With my upcoming September release, The Renegade, soon due for release I was privileged to be invited to write this blog. For weeks I pondered what topic I should write about. Last year, I wrote about a huge personal revelation that I discovered on reflection of my two previous novels, Secret Lies and Season’s Meetings. Both dealt subconsciously with the passing of my incredible grandmother, Mama Bridie. Both stories voiced my grief and helped me come to terms with losing her. Still at a loss as to what topic I should broach, my wonderful wife suggested I should write about my writing process, as I’ve been asked a lot of questions recently about how I go about writing by readers. Knowing that my wife is almost always right, I’ve decided to stick with that topic.
What is the first thing that happens? There’s a spark. And this spark can happen at anytime and in any place. It’s happened on a bus journey, in the shower, when I’m on the verge of falling to sleep, and when I’m in the middle of a conversation. I have a thought, perhaps ask myself a question, or see a mental image of a setting or scene, or sometimes even think from a brand new character’s point of view. From that inital spark comes a snowball affect. The story, characters, and settings quickly all fall into place. It becomes a new obsession. My head is filled with the story and characters and they are all I think about. Sometimes I even dream about them. It doesn’t matter what I’m doing in body, because my mind is constantly working out any plot holes and how to fix them. I live, eat, sleep, and breathe the story, setting, and characters. And I think this is why all three of my books are different genres; Young Adult, Traditional Contemporary Romance, and Speculative Fiction. I don’t choose one specific story or genre to write. I have to go with whatever characters or story is making the most noise at that time.
Most writers tend to fit into one of two categories of writer: the plotter or the pantser. The plotter likes to plot everything out and know exactly how each chapter and character is going to develop. The panster just goes with the flow and flies by the seat of their pants. Both types have positives and negatives. I consider myself to be somewhere in the middle, perhaps I’m a planster. I plot the general outline and story arc by initially writing a proposal and in-depth character and story arc outlines before I even start writing the manuscript. There are always parts that I don’t know and they tend to be the parts that occur between the main plot points.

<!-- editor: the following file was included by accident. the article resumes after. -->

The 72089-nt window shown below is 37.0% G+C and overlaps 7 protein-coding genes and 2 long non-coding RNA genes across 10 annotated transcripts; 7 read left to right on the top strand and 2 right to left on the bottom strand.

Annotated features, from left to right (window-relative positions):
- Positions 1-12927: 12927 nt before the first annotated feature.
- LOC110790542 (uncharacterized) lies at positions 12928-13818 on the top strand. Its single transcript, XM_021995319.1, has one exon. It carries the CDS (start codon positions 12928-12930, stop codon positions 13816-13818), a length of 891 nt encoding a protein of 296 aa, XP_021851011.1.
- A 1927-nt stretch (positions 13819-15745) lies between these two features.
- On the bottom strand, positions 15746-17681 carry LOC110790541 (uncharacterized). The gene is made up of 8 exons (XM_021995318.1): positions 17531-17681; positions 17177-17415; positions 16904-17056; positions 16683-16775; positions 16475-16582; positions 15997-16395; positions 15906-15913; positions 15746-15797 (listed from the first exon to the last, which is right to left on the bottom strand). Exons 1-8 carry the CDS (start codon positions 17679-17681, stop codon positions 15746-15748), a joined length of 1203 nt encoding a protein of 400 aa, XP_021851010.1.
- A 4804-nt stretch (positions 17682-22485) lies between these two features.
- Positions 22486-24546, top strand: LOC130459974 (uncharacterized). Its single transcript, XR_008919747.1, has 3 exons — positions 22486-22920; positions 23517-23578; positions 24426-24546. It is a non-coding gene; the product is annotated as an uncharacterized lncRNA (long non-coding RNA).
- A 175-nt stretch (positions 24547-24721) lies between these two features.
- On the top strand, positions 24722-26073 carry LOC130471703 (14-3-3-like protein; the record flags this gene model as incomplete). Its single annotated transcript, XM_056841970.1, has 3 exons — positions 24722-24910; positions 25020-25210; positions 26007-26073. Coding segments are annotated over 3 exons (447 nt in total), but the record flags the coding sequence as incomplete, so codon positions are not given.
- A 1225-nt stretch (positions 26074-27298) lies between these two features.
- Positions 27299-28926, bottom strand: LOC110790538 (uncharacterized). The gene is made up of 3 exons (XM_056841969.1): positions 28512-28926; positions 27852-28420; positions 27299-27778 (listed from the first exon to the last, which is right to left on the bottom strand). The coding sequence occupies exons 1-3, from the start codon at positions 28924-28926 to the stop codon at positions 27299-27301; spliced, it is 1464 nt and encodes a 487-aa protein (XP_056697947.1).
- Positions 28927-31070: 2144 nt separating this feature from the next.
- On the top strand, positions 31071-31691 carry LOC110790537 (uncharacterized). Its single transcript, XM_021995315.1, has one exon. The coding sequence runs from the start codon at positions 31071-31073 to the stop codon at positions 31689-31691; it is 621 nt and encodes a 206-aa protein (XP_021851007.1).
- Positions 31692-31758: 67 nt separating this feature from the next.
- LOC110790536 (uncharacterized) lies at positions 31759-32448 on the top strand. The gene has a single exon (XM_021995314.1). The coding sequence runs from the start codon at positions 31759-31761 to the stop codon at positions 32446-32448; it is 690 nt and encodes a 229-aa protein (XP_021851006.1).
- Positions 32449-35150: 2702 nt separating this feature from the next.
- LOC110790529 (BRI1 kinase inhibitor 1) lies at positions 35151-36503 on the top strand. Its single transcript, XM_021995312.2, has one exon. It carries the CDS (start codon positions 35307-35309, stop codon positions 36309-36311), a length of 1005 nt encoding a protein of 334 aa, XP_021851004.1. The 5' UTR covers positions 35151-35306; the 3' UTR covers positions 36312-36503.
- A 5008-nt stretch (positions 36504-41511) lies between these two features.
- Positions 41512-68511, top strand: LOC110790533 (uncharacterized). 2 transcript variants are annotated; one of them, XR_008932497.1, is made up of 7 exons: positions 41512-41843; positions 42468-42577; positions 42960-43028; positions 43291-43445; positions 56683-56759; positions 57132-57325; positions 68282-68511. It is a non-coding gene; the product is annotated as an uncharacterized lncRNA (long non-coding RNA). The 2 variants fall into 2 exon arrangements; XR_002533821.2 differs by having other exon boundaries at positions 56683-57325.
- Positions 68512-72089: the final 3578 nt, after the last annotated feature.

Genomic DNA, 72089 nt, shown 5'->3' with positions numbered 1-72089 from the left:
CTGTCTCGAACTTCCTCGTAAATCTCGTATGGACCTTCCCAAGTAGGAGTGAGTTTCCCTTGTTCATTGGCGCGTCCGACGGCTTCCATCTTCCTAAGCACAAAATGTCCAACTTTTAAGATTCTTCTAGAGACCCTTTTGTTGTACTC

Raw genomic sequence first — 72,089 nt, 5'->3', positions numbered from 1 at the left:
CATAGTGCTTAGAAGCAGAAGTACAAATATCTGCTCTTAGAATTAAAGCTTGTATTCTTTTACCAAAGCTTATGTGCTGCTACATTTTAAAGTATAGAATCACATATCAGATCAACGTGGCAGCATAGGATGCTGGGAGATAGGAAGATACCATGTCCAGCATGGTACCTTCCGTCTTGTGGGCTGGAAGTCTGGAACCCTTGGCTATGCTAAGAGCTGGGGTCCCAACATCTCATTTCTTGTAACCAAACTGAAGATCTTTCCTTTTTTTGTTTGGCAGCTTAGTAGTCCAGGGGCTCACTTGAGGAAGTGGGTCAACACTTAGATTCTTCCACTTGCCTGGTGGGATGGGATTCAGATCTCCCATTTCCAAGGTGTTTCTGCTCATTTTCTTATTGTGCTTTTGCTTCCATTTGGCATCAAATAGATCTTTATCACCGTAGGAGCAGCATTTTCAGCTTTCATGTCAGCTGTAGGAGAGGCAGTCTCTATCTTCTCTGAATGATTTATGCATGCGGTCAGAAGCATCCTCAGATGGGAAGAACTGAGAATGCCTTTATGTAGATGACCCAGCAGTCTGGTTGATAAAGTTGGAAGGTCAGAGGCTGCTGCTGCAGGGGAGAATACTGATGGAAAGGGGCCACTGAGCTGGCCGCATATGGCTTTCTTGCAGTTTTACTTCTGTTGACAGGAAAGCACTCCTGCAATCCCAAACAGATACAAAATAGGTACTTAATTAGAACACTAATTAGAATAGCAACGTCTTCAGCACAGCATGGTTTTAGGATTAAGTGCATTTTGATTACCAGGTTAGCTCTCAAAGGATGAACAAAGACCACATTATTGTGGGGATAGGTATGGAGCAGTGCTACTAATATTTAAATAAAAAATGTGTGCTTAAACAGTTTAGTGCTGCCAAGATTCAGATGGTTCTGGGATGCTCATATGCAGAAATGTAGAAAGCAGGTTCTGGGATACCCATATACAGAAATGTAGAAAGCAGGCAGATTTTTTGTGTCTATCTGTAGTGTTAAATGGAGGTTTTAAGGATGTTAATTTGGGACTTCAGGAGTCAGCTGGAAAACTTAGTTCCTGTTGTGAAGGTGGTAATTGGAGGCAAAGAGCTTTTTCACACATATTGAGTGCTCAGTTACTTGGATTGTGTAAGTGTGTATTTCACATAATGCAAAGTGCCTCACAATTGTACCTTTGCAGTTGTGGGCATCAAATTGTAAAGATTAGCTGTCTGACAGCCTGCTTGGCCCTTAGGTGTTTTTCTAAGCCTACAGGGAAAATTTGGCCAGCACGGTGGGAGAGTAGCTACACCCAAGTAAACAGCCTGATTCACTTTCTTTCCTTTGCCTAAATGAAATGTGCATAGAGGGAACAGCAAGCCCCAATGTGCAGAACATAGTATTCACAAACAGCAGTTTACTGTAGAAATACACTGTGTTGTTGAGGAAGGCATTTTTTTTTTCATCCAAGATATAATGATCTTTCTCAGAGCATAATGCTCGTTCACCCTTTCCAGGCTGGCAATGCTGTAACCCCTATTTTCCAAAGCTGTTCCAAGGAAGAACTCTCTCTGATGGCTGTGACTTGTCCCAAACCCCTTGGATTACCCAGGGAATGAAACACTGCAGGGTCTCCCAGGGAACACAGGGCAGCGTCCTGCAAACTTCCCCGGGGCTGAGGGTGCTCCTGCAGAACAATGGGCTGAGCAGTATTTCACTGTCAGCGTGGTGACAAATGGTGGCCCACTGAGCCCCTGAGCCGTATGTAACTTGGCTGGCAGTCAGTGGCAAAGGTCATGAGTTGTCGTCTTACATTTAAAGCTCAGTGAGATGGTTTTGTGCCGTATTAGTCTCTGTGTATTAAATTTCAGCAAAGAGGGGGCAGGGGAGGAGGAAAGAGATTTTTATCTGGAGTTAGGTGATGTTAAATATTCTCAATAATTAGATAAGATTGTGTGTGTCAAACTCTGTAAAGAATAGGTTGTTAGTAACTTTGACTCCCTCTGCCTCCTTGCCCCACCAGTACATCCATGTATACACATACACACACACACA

Scenes play in my head like a movie clip. While I’m typing away on the keyboard and words appear on the screen, I’m actually writing what I’m seeing in my mind’s eye. Almost like I’m experiencing everything with the characters. I’ve always had an overactive imagination and I enjoy daydreaming these scenes. I can vividly imagine seeing, smelling, hearing, and touching things in each scene. The smell of rain or smoke from a camp fire. The sound of paws and boots on cold marble floor. The sound of crickets and birds and the eerie silence of a deserted street or block. The cold numbness that accompanies snow, the irritation of damp socks, the aggravation of a trickle of sweat on a blisteringly hot day. Taste is probably the only thing I can’t do accurately, but in all three book there are plenty of descriptions of various food / meals. The inspiration usually comes from something I’ve eaten recently or something that I’m really craving at the time.
It’s during the writing process when the characters take on a life of their own. This is for me, where the magic happens. The character’s ambitions, likes, dislikes, history, psychology, physiology, and dreams all contribute to a feeling of authenticity. The characters become real in their own right. It’s during these unknown parts of the story that little quirky gems occur and everything seems to fall into place. Humour is something that happens naturally during these stages and can come from out of nowhere. For me, this is the exciting and most enjoyable part of the process. Like the reader, I get to know the characters as they want to be known. I appreciate that this probably sounds a little absurd, but this is how my writing process works. It’s almost like the characters are in charge and call most of the shots. For instance, in Season’s Meetings I’d planned on only one intimate romantic scene, however Catherine and Holly both had other ideas. Begrudgingly, I ended up having to write the scene because they wouldn’t let the subject drop. With Nicola and Jenny in Secret Lies, I felt incredibly maternal towards them. When it came to poor decisions and big mistakes I wanted to protect them and intervene, but they wouldn’t let me. It’s their story and I have to go along with it. I become as emotionally invested as the readers do if not more. I feel frustrated, upset, and happy as I embark on their journey with them. The characters also insist on changing things such as a certain phrase or an item of clothing. If something I write doesn’t ring true, they don’t hesitate in hounding me until I fix it.
I read somewhere that writing a story and publishing it, is like putting a little bit of your soul out into the world. It can make you feel vulnerable. For me, it’s not just the time, effort, and sacrifices that went into the book, that make me nervous and perhaps sometimes overly-sensitive about the release. I truly do appreciate constructive criticism as it helps me develop my writing skills. It comes down to the fact I don’t want to let the characters down. They feel like family and friends. I’ve spent months, sometimes even years getting to know them and I feel protective of them. I want to do their stories justice. I want readers to like them and enjoy reading the books, as much as I enjoyed writing them.